Karen DeCrow

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Karen DeCrow
Karen DeCrow head shot.png
Karen Lipschultz

(1937-12-18)December 18, 1937
DiedJune 6, 2014(2014-06-06) (aged 76)
Alma materNorthwestern University
Syracuse University

Karen DeCrow (née Lipschultz; December 18, 1937 – June 6, 2014) was an American attorney, author, and activist and feminist. She was also a strong supporter of equal rights for men in child custody decisions, arguing for a "rebuttable presumption" of shared custody after divorce.[1] She also asserted that men as well as women should be allowed the decision not to become a parent.[1]

Personal life[edit]

Karen Lipschultz was born in Chicago, Illinois at the end of 1937.

After a brief first marriage, she married her second husband, Roger DeCrow, a computer scientist, in 1967.[2]

DeCrow died of melanoma on June 6, 2014 in Jamesville, New York.[3][4]

Career and activism[edit]

She joined the National Organization for Women in 1969, and that same year she ran for mayor of the city of Syracuse, New York, becoming the first female mayoral candidate in the history of New York.[5] Also in 1969, she and Faith Seidenberg entered the all-male establishment McSorley’s Old Ale House and were refused service. They sued for discrimination. The case decision made the front page of The New York Times on June 26, 1970.[6] The suit, Seidenberg v. McSorleys' Old Ale House (1970, United States District Court, S. D. New York) established that, as a public place, the ale house could not violate the Equal Protection Clause of the United States Constitution.[7]

After entering law school, she earned her Juris Doctor from Syracuse University College of Law in 1972[8]—the only woman in the class of 1972.[9] In 1972, she was a part of the Ms. magazine campaign: “We Have Had Abortions” which called for an end to "archaic laws" limiting reproductive freedom, they encouraged women to share their stories and take action.[10]

DeCrow was elected president of the National Organization for Women from 1974 to 1977, during which time she led campaigns to ensure that collegiate sports would be included under the scope of Title IX, pressured NASA to recruit women as astronauts, oversaw the opening of a new NOW Action Center in Washington, D.C. and the establishment of NOW's National Task Force on Battered Women/Household Violence, and participated in a tour of over 80 public debates with antifeminist activist Phyllis Schlafly over the Equal Rights Amendment.[11]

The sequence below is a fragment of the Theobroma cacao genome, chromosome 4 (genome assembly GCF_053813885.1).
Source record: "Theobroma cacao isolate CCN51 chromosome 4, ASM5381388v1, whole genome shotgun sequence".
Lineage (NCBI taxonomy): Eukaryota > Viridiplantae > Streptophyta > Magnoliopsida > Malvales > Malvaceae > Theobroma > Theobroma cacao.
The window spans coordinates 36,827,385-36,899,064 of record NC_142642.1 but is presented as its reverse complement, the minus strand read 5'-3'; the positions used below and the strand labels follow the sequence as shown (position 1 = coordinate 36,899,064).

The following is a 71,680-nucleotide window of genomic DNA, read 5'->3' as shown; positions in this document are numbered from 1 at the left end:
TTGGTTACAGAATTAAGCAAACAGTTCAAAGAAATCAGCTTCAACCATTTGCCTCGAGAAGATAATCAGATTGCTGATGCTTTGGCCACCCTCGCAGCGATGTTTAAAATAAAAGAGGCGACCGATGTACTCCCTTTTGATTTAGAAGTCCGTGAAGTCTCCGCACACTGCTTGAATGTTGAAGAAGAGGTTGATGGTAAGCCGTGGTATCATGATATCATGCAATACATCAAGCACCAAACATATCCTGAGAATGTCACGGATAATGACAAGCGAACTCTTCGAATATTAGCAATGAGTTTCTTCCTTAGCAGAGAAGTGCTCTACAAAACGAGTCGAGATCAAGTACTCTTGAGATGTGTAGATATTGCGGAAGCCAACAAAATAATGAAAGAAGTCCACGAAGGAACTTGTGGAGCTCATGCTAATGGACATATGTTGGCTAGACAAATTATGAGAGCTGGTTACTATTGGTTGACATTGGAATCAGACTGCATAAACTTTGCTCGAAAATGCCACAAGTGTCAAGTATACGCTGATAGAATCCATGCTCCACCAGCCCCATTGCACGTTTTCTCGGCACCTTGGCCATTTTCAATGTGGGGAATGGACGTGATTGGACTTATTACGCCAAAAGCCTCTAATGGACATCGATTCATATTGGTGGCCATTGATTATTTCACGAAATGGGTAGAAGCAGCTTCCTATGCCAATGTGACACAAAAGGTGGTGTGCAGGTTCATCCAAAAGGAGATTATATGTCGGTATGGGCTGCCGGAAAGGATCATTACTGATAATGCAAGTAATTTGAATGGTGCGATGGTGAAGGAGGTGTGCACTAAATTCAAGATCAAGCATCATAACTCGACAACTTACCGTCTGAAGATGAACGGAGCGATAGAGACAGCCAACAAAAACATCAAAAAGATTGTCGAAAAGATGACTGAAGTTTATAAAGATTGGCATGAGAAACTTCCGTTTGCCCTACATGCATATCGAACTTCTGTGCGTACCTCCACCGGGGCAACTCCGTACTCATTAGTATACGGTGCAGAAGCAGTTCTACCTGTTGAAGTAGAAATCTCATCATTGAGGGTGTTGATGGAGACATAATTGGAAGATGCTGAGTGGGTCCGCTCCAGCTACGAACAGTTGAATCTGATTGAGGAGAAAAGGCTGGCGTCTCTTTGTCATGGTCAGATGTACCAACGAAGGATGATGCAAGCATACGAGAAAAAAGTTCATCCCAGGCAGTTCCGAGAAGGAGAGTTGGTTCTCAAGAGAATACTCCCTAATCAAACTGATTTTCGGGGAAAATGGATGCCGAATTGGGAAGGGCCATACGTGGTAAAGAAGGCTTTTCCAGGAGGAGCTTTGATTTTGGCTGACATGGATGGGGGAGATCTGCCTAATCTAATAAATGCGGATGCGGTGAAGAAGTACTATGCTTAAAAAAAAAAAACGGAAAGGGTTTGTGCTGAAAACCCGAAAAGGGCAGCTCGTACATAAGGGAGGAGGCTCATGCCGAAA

In 1978, DeCrow became an associate of the Women's Institute for Freedom of the Press.[12]


DeCrow was honored by the American Civil Liberties Union in 1985.[13]


She was the author of several books, including The Young Woman’s Guide to Liberation (1971) and Sexist Justice—How Legal Sexism Affects You (1975).[5] In 2009, she was inducted into the National Women's Hall of Fame.[8] DeCrow described her ultimate goal as "a world in which the gender of a baby will have little to no relevance in future pursuits and pleasures—personal, political, economic, social and professional."[5] Toward that end, DeCrow was a supporter of shared parenting (joint legal and shared physical custody) of children when parents divorce.[14][15] Her position on joint custody was criticized by some in the National Organization for Women: "I've become a persona non grata because I've always been in favor of joint custody," DeCrow said.[16]


  1. ^ a b "The Feminist Leader Who Became a Men's-Rights Activist". Retrieved 13 June 2014.
  2. ^ Yardley, William (2014-06-06). "Karen DeCrow Dies at 76; Feminist Lawyer and Author Led NOW". The New York Times. ISSN 0362-4331. Retrieved 2017-06-22.
  3. ^ "Karen DeCrow dead; Former NOW leader and feminist lawyer". 6 June 2014. Retrieved 8 June 2014.
  4. ^ "Karen DeCrow, Former President of the National Organization for Women, Dies at 76". 7 June 2014. Retrieved 8 June 2014.
  5. ^ a b c "MEDILL Hall of Achievement: Karen DeCrow". Archived from the original on 7 June 2010. Retrieved 19 January 2010.
  6. ^ Charlton, Linda (26 June 1970). "Judge Tells Mcsorley's to Open All-Male Saloon to All Women". New York Times.
  7. ^ Seidenberg v. McSorley's Old Ale House, 317 F.Supp. 593 (1970) (United States District Court, S. D. New York 25 June 1970).
  8. ^ a b "Syracuse University George Arents Awards: Karen L. DeCrow". Retrieved 19 January 2010.
  9. ^ "Karen DeCrow." National Women's Hall of Fame. http://www.greatwomen.org/women-of-the-hall/search-the-hall-results/details/2/229-DeCrow
  10. ^ "We have had Abortions" (PDF). 1972.
  11. ^ "National Organization for Women, "Celebrating Our Presidents," now.org". Archived from the original on 21 January 2010. Retrieved 19 January 2010.
  12. ^ "Associates | The Women's Institute for Freedom of the Press". www.wifp.org. Retrieved 2017-06-21.
  13. ^ Sisak, Michael R (2014-06-08). "Karen DeCrow, led NOW in 1970s". Chicago Sun-Times. Retrieved 2014-06-13.
  14. ^ DeCrow, Karen. (1994). Share and Share Alike. New York Times. January 5, 1994.
  15. ^ Video on YouTube
  16. ^ New York Media, LLC (5 November 1984). "New York Magazine". New York Media, LLC. Retrieved 21 September 2017 – via Google Books.

External links[edit]

Non-profit organization positions
Preceded by
Wilma Scott Heide
President of the National Organization for Women
Succeeded by
Eleanor Smeal